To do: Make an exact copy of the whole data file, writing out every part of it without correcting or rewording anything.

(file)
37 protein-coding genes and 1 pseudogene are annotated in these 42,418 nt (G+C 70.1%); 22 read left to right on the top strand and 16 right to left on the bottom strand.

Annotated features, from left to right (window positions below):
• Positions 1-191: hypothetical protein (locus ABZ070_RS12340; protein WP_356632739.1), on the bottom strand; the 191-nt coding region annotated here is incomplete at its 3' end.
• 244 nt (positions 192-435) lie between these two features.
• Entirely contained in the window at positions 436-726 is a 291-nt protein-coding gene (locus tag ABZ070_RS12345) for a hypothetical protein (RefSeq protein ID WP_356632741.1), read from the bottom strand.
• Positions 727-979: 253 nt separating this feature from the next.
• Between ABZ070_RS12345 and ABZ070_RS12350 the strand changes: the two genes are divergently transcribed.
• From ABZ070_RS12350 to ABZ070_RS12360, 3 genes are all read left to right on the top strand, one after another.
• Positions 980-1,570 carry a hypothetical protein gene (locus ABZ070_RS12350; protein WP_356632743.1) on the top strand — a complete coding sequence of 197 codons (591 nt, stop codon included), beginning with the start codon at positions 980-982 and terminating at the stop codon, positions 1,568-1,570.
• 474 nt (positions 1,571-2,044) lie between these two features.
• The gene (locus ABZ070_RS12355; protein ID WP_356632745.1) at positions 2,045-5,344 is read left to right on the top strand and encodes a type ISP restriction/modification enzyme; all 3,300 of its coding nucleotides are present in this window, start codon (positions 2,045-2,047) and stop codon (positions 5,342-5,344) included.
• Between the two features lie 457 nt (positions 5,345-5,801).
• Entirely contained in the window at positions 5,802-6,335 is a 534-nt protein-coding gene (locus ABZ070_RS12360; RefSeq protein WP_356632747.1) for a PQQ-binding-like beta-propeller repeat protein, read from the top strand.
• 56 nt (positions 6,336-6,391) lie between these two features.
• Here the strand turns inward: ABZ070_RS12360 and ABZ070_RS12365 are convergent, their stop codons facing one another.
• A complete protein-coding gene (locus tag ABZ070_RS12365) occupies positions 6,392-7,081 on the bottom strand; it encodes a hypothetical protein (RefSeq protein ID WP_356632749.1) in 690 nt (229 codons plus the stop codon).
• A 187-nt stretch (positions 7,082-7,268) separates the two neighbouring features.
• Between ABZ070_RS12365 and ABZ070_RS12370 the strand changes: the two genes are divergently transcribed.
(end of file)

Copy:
37 protein-coding genes and 1 pseudogene are annotated in these 42,418 nt (G+C 70.1%); 22 read left to right on the top strand and 16 right to left on the bottom strand.

Annotated features, from left to right (window positions below):
• Positions 1-191: hypothetical protein (locus ABZ070_RS12340; protein WP_356632739.1), on the bottom strand; the 191-nt coding region annotated here is incomplete at its 3' end.
• 244 nt (positions 192-435) lie between these two features.
• Entirely contained in the window at positions 436-726 is a 291-nt protein-coding gene (locus tag ABZ070_RS12345) for a hypothetical protein (RefSeq protein ID WP_356632741.1), read from the bottom strand.
• Positions 727-979: 253 nt separating this feature from the next.
• Between ABZ070_RS12345 and ABZ070_RS12350 the strand changes: the two genes are divergently transcribed.
• From ABZ070_RS12350 to ABZ070_RS12360, 3 genes are all read left to right on the top strand, one after another.
• Positions 980-1,570 carry a hypothetical protein gene (locus ABZ070_RS12350; protein WP_356632743.1) on the top strand — a complete coding sequence of 197 codons (591 nt, stop codon included), beginning with the start codon at positions 980-982 and terminating at the stop codon, positions 1,568-1,570.
• 474 nt (positions 1,571-2,044) lie between these two features.
• The gene (locus ABZ070_RS12355; protein ID WP_356632745.1) at positions 2,045-5,344 is read left to right on the top strand and encodes a type ISP restriction/modification enzyme; all 3,300 of its coding nucleotides are present in this window, start codon (positions 2,045-2,047) and stop codon (positions 5,342-5,344) included.
• Between the two features lie 457 nt (positions 5,345-5,801).
• Entirely contained in the window at positions 5,802-6,335 is a 534-nt protein-coding gene (locus ABZ070_RS12360; RefSeq protein WP_356632747.1) for a PQQ-binding-like beta-propeller repeat protein, read from the top strand.
• 56 nt (positions 6,336-6,391) lie between these two features.
• Here the strand turns inward: ABZ070_RS12360 and ABZ070_RS12365 are convergent, their stop codons facing one another.
• A complete protein-coding gene (locus tag ABZ070_RS12365) occupies positions 6,392-7,081 on the bottom strand; it encodes a hypothetical protein (RefSeq protein ID WP_356632749.1) in 690 nt (229 codons plus the stop codon).
• A 187-nt stretch (positions 7,082-7,268) separates the two neighbouring features.
• Between ABZ070_RS12365 and ABZ070_RS12370 the strand changes: the two genes are divergently transcribed.